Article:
roll_dist = rolls.bin(normed=True,bins=bins).take(range(6))
roll_dist

Out[70]:
bin roll density
1 0.175
2 0.153333
3 0.185
4 0.131667
5 0.148333
6 0.206667

In [71]:
roll_dist['roll density']

Out[71]:
array([ 0.175     ,  0.15333333,  0.185     ,  0.13166667,  0.14833333,
0.20666667])

In [72]:
roll_dist['Variation'] = (roll_dist['roll density'] - 1/6)/(1/6)
roll_dist

Out[72]:
bin roll density Variation
1 0.175 0.05
2 0.153333 -0.08
3 0.185 0.11
4 0.131667 -0.21
5 0.148333 -0.11
6 0.206667 0.24

In [74]:
# What is the average value of a roll?
sum(roll_dist['bin']*roll_dist['roll density'])

Out[74]:
3.5449999999999999

In [75]:
np.mean(rolls['roll'])

Out[75]:
3.5449999999999999

## Statistical thinking

They say "life is about rolling dice". The statistical perspective on the rolls table above would be captured by sampling many times from the die table. We can capture than naturally in a computational abstraction that rolls a die n times.

In [94]:
# Life is about rolling lots of dice.
# Simulate rolling n dice.
def roll(n):
"""Roll n die.  Return a table of the rolls"""
return die.sample(n, with_replacement=True)

In [96]:
# try it out.  many times
roll(10)

Out[96]:
side
1
1
1
3
5
6
5
3
2
2

## Interactive visualization

The central concept of computational thinking - abstraction. Here it is illustrated again by wrapping up the process of rolling many die and visualizing the resulting distribution into a function.

Once we have it as a function, we can illustrate the central concept of inferential thinking - the law of large numbers - through interactive visualization. When a dies is rolled only a few times, the resulting distribution may be very uneven. But when it is rolled many many times, it is extremely rare for the result to be uneven.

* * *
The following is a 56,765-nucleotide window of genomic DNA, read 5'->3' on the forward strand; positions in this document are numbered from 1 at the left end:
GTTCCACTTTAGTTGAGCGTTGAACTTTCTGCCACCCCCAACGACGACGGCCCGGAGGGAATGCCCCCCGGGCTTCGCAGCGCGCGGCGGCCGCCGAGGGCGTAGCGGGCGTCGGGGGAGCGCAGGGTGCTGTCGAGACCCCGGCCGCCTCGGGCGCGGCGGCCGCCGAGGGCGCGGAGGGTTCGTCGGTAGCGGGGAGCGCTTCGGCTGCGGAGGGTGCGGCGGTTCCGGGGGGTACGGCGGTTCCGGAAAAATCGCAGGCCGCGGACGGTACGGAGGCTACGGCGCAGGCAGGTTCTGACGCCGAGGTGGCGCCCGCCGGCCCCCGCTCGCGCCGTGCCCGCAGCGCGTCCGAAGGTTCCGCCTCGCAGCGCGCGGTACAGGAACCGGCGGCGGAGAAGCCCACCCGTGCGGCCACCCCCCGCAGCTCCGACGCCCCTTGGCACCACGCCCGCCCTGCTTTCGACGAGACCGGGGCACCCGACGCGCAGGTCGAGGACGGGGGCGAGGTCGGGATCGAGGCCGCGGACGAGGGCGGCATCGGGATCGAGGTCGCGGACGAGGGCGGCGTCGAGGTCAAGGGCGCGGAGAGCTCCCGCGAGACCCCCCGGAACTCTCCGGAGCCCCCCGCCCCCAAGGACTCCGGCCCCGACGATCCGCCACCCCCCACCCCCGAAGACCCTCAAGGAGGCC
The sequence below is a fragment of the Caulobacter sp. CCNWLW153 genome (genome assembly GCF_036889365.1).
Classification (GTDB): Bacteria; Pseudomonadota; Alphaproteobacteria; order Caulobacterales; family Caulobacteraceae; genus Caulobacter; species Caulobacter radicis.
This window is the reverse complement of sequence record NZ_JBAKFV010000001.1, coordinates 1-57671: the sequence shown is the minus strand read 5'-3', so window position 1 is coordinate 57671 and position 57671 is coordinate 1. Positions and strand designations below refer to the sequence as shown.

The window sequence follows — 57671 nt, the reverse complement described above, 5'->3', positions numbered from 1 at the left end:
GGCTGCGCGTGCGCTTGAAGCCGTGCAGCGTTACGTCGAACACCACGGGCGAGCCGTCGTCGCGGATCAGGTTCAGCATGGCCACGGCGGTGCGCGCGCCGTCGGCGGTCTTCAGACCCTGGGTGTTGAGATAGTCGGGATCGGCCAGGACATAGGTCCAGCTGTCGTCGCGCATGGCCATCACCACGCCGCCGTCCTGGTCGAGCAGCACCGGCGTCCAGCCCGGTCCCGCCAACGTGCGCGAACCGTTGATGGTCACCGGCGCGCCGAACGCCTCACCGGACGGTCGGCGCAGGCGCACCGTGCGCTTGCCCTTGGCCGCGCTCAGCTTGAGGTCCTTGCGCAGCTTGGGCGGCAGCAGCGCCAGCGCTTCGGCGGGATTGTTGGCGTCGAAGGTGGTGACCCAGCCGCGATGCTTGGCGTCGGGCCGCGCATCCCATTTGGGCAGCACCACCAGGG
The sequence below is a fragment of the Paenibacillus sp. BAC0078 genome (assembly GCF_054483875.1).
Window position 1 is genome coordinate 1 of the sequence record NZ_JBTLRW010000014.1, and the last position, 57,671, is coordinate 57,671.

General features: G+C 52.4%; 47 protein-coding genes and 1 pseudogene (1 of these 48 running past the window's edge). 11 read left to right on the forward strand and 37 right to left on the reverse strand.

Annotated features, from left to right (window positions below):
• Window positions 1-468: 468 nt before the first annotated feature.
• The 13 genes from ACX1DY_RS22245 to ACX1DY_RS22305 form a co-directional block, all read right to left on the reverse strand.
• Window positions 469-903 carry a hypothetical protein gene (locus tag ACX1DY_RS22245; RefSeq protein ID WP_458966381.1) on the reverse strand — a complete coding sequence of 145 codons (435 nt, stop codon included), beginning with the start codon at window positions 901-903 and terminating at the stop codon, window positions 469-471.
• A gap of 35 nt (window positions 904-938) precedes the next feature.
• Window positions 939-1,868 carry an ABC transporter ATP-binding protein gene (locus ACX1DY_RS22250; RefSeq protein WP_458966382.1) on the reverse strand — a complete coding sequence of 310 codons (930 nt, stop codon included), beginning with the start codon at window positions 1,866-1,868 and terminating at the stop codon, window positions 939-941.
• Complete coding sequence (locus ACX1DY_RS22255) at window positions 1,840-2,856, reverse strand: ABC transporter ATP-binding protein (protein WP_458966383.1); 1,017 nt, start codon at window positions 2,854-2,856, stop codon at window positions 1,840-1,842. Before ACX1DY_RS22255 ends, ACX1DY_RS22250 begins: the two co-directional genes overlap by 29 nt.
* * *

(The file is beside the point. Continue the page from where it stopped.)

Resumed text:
In [97]:
def show_die_dist(n):
"""Roll a die n times and show the distribution of sides that appear."""
roll(n).hist(bins=np.arange(1,8))

In [101]:
# We can now use the ipywidget we had included at the beginning.
interact(show_die_dist, n=(10, 1000, 10))

Out[101]:
<function __main__.show_die_dist>

## Likelihood

If we really roll the dice several times in life, what might we expect the overall outcome to be like?

We can extend our computational approach further by simulating the rolling of several die many many times.

In [102]:
num_die = 10

In [103]:
num_rolls = 100

In [104]:
# Remember - referencing a column gives an array
roll(num_die)['side']

Out[104]:
array([6, 2, 2, 5, 2, 4, 5, 2, 5, 2])

In [105]:
# Simulate rolling num_die dice num_rolls times and build a table of the result
rolls = Table(["die_"+str(i) for i in range(num_die)]).with_rows([roll(num_die)['side'] for i in range(num_rolls)])
rolls

Out[105]:
die_0 die_1 die_2 die_3 die_4 die_5 die_6 die_7 die_8 die_9
1 5 3 1 5 6 4 3 5 1
2 1 2 1 2 4 2 1 5 3
6 2 4 3 4 5 1 6 3 6
4 5 1 4 3 6 1 2 2 2
2 2 3 2 3 5 6 4 2 2
6 4 5 5 2 3 3 6 1 4
5 1 1 5 6 3 1 3 3 6
1 3 6 6 4 1 6 3 2 2
1 5 6 3 6 2 5 3 4 4
3 1 5 1 6 2 1 4 2 2

... (90 rows omitted)

In [106]:
# If we think of each row as a life experience, what is the life like?
label = "{}_dice".format(num_die)
sum_rolls = Table().with_column(label, [np.sum(roll(num_die)['side']) for i in range(num_rolls)])
sum_rolls.hist(range=[10,6*num_die], normed=False)
sum_rolls.stats()

Out[106]:
statistic 10_dice
min 24
max 48
median 36
sum 3576

In [111]:
# Or as a distribution
sum_rolls.hist(range=[10,6*num_die],normed=True)

In [118]:
# Or normalize by the number of die ...
#
Table().with_column(label, [np.sum(roll(num_die)['side'])/num_die for i in range(num_rolls)]).hist(normed=False)

In probability theory, the central limit theorem (CLT) states that, given certain conditions, the arithmetic mean of a sufficiently large number of iterates of independent random variables, each with a well-defined expected value and well-defined variance, will be approximately normally distributed, regardless of the underlying distribution.

In [ ]: